Paris/Oslo, 3 December 2015 – The International Gas Union (IGU) today released a report highlighting how the enhanced use of natural gas in energy generation, heating and industry can drastically reduce emissions, mercury and particulate matter, thereby providing enhanced quality of life for virtually everyone in urban society.
While the current United Nations Framework Convention on Climate Change (COP21) negotiations in Paris demonstrate the high-level global political focus on the issue of climate change, the IGU’s study emphasizes the immediate importance of air quality beyond the debate around 2 degrees and carbon reduction. As air quality problems in cities from Beijing to New Delhi become increasingly severe, the link between action to address climate change and to curb local air pollution has been attracting increased attention as a means to mobilize political support.
The latest research compiled by the IGU highlights the interconnection that exists between reducing greenhouse gas emissions and reducing emissions of other air pollutants. It presents case studies of efforts in four cities — New York, Istanbul, Toronto, and Beijing — that have tackled or are tackling the issue of improving urban air quality and where gas has featured as the main contributor to their efforts. These cities can provide lessons for other cities seeking to reduce the potentially severe health consequences of urban air pollution.
Scott Foster, Director, Sustainable Energy Division, UNECE, said: “Of course the focus of COP21 is climate change, however we must also be aware of the shorter term quality of life issues that are entirely interconnected. We welcome the conclusions of this report that demonstrates real world proven success in enhancing public health through reducing emissions that will also reduce carbon emissions over the long term perspective.”
“These cases show that switching from coal to gas-fired power is often the fastest and cheapest way for countries to reduce emissions of sulphur oxides (SOx), nitrogen oxides (NOx) and fine particulates that are detrimental to the environment and have a significant impact on human health,” said David Carroll, President of the IGU.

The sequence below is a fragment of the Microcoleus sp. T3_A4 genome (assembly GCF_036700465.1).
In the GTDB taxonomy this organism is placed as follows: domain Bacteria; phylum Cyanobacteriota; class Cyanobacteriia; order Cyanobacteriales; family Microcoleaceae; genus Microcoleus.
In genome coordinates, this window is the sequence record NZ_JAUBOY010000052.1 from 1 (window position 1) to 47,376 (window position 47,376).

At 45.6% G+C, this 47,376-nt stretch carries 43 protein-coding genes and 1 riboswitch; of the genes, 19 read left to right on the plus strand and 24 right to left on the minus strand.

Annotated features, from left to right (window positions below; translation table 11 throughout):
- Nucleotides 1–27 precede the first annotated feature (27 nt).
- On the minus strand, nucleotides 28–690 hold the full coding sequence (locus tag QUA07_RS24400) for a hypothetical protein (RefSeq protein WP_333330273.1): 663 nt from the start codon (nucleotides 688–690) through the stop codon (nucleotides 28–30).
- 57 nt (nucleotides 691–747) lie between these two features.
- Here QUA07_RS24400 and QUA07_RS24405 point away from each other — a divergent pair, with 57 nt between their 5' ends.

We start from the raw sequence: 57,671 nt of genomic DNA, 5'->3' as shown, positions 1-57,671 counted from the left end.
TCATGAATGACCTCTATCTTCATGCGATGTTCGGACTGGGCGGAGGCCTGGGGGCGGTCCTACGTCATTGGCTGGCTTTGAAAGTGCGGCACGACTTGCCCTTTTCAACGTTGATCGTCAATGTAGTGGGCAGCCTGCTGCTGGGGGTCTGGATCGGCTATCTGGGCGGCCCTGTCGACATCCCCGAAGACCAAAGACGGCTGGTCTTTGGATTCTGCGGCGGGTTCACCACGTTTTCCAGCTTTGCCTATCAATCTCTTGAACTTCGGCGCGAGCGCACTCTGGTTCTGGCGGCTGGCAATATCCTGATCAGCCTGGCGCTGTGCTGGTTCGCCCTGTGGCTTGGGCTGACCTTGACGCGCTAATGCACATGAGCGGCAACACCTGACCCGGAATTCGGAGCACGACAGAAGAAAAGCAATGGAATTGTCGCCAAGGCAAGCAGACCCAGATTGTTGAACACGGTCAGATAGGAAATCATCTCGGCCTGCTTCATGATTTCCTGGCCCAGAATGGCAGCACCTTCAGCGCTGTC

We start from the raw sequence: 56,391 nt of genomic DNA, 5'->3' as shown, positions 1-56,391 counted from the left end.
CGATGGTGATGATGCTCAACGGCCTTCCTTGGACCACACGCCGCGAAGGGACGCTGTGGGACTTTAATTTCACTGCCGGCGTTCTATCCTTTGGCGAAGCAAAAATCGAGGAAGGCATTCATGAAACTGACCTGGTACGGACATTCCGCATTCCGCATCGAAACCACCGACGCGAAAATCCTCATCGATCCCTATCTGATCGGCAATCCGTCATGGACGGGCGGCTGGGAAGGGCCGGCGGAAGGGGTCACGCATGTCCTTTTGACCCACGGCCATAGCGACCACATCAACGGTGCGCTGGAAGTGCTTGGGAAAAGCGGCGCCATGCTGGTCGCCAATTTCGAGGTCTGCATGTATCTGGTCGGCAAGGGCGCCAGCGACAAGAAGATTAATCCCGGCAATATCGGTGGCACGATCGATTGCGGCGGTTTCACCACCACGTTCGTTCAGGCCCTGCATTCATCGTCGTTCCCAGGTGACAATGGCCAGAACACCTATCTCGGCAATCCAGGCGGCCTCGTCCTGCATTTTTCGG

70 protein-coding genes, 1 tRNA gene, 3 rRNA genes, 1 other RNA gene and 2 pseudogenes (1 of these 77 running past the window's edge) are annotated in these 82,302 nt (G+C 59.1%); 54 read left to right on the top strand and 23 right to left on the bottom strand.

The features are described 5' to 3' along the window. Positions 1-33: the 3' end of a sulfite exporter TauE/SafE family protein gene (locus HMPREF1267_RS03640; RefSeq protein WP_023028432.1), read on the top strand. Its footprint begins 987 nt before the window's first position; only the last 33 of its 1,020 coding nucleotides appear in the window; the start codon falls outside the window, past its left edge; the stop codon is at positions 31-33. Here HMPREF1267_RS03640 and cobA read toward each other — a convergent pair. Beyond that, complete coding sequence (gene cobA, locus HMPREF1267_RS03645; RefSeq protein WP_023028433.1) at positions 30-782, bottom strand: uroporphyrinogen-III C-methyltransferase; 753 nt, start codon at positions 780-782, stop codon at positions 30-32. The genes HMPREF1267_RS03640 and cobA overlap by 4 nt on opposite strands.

- In the early 90s, Istanbul’s air was dangerously dirty – SO2 concentration was 11 times higher than WHO guidelines. The switch to gas transformed the city and helped facilitate both economic growth and made Istanbul a far more livable city for its 14 million inhabitants.
- In 2004, Toronto Public Health estimated that air pollution in the city contributed to 1,700 premature deaths and 6,000 hospitalizations per year.
- The removal of coal fired power generation started in 2005 and was completed in 2014, with gas as the major replacement fuel
- In 2014, premature deaths and hospitalizations were reduced by 23% and 40% respectively
- In 2007, the levels of Ozone and PM2.5 exceeded United States Environmental Protection Agency standards. That same year, New York City launched PlaNYC, its first long-term sustainability plan
- By the fall of 2013, as part of a wider basket of legislation aimed at curbing emissions, approximately 30% of heavy fuel-burning buildings (2,700 out of 9,000) in New York City converted to cleaner fuels. Approximately 75% of those that made the switch converted to natural gas or ultra-low sulfur No. 2 oil.
- SOx concentrations decreased by 69% in four years; PM2.5 levels met EPA standards for the first time in 2014.